In 1916, the two great powers of the time that determined the fate of the Middle East for the next hundred years were Great Britain and France. The two great powers in today’s world that will have the final say on the new Middle East are the United States and Russia. It would not be a surprise if the American-Russian summit in July in Helsinki saw an understanding concerning the shape of the new Middle East.
The United States for all practical purposes accepted the long-term entrenchment of Russia in Syria in return for Moscow, in cooperation with Washington, ensuring the security of Israel in the face of Iranian enmity and making sure that Syria will not become a launching pad for future Iranian attacks against the country. Thus far, Russian moves on the Syrian board give credence to such a hypothesis.
As far as Turkey is concerned, the recent fall of the Turkish currency due to US sanctions targeting two ministers and some Turkish exports to the United States should be read in a larger strategic context than the differences concerning the fate of an American priest held by the Turkish authorities. The fast depreciation of the Turkish lira should be seen in Ankara as a wake-up call not to be on the wrong side of the tide of history in the Middle East. Further financial and economic pressures targeting Turkey will not be discarded as long as the Turkish authorities fail to understand the new regional realities. One test will likely come soon in Idlib in Syria.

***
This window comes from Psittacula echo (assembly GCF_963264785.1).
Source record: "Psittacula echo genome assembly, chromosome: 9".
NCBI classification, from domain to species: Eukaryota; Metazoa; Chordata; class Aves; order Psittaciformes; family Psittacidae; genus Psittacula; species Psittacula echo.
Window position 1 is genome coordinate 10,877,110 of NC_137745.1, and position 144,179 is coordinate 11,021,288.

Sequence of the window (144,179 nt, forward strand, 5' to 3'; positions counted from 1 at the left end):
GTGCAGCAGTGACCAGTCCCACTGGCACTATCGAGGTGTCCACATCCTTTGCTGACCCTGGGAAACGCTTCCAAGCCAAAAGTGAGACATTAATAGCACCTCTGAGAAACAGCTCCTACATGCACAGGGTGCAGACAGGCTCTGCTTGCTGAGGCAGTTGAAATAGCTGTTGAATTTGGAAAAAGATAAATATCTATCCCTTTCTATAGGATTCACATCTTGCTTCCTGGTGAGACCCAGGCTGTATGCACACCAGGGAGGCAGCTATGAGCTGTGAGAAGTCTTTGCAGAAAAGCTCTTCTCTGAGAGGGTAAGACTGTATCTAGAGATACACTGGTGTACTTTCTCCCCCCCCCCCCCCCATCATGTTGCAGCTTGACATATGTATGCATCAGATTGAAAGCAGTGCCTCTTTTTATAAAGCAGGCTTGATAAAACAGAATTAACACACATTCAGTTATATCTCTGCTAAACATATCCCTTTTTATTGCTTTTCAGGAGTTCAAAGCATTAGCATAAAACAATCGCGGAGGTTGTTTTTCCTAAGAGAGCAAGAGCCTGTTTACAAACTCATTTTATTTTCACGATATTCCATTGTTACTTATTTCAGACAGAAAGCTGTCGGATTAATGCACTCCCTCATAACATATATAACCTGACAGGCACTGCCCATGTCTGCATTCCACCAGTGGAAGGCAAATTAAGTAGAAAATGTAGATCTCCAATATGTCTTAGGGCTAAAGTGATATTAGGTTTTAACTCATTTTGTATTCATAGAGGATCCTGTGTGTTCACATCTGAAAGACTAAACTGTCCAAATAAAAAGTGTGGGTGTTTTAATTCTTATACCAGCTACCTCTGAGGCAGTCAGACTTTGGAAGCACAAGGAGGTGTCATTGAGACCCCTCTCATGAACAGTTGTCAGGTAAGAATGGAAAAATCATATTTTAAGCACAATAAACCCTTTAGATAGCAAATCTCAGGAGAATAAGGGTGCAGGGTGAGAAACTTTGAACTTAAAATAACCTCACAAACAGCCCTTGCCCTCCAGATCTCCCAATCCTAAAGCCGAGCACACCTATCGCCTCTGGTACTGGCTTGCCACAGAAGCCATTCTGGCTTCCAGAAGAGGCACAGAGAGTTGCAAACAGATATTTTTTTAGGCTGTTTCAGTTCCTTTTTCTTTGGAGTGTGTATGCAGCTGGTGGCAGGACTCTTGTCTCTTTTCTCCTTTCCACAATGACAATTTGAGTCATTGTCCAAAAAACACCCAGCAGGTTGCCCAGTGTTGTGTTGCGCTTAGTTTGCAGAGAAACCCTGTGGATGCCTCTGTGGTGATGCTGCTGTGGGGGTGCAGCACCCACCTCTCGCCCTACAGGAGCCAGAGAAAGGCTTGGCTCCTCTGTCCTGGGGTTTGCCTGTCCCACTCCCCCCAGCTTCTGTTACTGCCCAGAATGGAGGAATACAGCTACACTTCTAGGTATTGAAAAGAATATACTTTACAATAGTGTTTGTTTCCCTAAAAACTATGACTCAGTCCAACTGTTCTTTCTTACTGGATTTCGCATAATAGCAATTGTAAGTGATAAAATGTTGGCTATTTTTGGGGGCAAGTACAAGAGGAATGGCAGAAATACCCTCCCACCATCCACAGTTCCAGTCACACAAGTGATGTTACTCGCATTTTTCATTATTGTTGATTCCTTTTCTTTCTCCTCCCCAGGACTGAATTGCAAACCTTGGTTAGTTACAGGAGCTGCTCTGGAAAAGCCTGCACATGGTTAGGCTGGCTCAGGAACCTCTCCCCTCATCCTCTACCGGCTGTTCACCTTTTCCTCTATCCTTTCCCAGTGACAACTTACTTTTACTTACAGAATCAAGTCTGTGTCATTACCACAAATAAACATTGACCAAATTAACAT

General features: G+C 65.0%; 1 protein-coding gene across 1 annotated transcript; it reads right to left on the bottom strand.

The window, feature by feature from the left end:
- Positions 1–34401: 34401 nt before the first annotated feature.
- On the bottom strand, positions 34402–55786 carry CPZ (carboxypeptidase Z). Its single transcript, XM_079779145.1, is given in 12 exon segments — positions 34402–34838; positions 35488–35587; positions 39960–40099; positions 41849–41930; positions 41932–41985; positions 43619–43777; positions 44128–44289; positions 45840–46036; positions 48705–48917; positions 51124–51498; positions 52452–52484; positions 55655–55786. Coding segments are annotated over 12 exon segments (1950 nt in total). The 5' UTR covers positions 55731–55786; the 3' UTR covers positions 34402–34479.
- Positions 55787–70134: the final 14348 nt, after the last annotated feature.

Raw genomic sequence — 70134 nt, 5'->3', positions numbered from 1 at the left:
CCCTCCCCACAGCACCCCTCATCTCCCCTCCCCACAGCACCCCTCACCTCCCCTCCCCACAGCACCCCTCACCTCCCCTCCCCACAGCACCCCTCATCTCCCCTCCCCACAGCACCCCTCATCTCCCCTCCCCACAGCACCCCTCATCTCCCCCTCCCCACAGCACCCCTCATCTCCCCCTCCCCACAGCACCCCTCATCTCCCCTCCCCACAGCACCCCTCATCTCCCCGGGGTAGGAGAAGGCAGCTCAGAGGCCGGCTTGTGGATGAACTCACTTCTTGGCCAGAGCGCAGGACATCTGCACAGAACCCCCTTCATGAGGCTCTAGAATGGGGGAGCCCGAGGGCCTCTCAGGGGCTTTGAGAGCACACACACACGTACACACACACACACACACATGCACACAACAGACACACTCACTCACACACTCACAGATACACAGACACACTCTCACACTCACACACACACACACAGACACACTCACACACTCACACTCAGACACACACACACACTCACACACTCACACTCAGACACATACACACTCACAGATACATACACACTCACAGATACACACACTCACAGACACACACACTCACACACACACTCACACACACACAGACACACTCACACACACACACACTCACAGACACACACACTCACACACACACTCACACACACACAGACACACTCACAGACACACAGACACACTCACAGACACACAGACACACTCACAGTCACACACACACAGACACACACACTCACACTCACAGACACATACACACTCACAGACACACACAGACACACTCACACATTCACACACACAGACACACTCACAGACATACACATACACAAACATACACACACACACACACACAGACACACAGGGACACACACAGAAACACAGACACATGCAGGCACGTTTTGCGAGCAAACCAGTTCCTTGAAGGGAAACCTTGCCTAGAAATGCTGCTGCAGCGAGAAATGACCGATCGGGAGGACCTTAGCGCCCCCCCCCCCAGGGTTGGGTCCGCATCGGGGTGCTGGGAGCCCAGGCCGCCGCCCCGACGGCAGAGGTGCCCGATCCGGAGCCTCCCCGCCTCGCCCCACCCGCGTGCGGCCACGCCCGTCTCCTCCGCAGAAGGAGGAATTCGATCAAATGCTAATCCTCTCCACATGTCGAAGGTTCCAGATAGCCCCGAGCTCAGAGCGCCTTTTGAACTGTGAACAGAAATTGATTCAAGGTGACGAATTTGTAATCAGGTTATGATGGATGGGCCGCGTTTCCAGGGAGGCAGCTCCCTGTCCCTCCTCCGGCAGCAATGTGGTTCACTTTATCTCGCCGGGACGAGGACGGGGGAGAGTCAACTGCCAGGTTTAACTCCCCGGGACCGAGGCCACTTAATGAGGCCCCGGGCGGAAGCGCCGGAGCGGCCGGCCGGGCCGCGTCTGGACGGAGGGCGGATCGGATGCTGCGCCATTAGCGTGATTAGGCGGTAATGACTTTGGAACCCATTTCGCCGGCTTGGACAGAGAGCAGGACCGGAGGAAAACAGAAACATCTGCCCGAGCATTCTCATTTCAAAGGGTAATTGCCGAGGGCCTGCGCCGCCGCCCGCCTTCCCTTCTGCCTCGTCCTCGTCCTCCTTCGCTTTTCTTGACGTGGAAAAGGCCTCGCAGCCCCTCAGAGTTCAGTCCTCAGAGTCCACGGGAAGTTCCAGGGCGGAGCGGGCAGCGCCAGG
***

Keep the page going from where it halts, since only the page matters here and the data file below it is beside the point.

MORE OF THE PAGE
Egypt and Saudi Arabia find themselves between a rock and a hard place. For one thing, they have publicly reaffirmed their commitment to the Arab Peace Plan of 2002 based on a land for peace formula as enshrined in UN Security Council Resolution 242 of 22 November 1967, while what is offered by the American administration has been nothing but what is commonly known as an “economic peace.” Not only that, but the two countries could also be requested to join an Arab NATO that would include Israel for the purpose of containing Iran in the Middle East and the Gulf. The newly created Iran Action Group in Washington is an instrument in such a strategy.
Would Egypt and Saudi Arabia agree to join such a regional security grouping? It remains to be seen. However, regardless of their ultimate position in this regard, they will perforce be part of this new Middle East. It is to be hoped that these two Arab powers will have their say in Middle Eastern affairs in the years and decades to come.
* The writer is former assistant foreign minister.
* *A version of this article appears in print in the 30 August 2018 edition of Al-Ahram Weekly under the headline: A new system for the Middle East